Charlottesville, Albemarle and AirBnB

Great story from Laura Ingles at C-Ville about the growing popularity of AirBnB. The question:

So what are local governments doing?

Airbnb isn’t just for big cities anymore, and neither is the controversy around it. Charlottesville and Albemarle County officials say they don’t plan to wipe out homestay arrangements, but they are interested in making sure renters are doing everything above board. 

Take the time to read the whole thing.

And for a preview of how Charlottesville and other localities may react/respond to AirBnB, watch New York City:

Airbnb, which has already taken down 2,000 accommodation listings in New York from “bad actors,” agreed to warn all new and old hosts in the state that they may be breaking hotel laws.

For the next year, new New York hosts will now have to click through a screen informing them of New York short-term rental restrictions, and messages will be emailed to old hosts as well.

It says that apartments in buildings that have multiple dwellings can’t be rented unless a permanent occupant is present, no money is exchanged, or the stay is longer than 30 consecutive days. It lays out tax information, rent-control regulations, zoning codes and business-licensing rules.

“Lost” revenue aside, I would seek to apply my “don’t be a butthead” rule to the neighbor issue. If you let your space via AirBnB, don’t be a butthead and inconvenience your neighbors. Chances are, if their lives aren’t negatively affected by your making some money, they won’t raise a stink.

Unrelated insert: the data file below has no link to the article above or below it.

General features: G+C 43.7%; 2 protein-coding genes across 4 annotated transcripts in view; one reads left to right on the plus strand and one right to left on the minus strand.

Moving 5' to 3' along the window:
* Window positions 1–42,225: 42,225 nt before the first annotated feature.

Just wait until Charlottesville gets Uber.

Print Friendly
This entry was posted in Albemarle, Charlottesville, General Real Estate and tagged , . Bookmark the permalink.
  • Mark

    B&B owner: “Last time I looked at the website, there were 200-something listings on there. That’s real scary.”

    It’s scary because it’s competition, and will drive down prices, benefiting the consumer, aka the out-of-towners we’re trying to get to come and visit our “world-class city”. It will also benefits local homeowners who must find a way to pay their mortgages and ever-increasing tax bills.

    Leave it to the established businesses to lobby local government to make such competition illegal– and /or leave it to local government to dip their greedy beaks into the side business of local homeowners who already pay property taxes and the new stormwater tax. Government has no right to a cut.

    eBayers, freelancers, babysitters: you’re next!

    • Justin

      don’t blame the established companies for complaining about this. The prices are lower because the other services aren’t collecting or paying local taxes. If the local B&B decided they were going to stop collecting/paying taxes in order to compete, they would first have penalties and then the money would be taken directly out of their bank accounts by the city, county, state, and federal government. They would probably lobby local government to just drop the tax rates to 0 if they thought that had any chance of succeeding.

      • http://www.realcentralva.com/ Jim Duncan

        That’s a great point, Justin. Maybe a certain threshold of income should be set, below which the AirBnB landlords don’t need to report?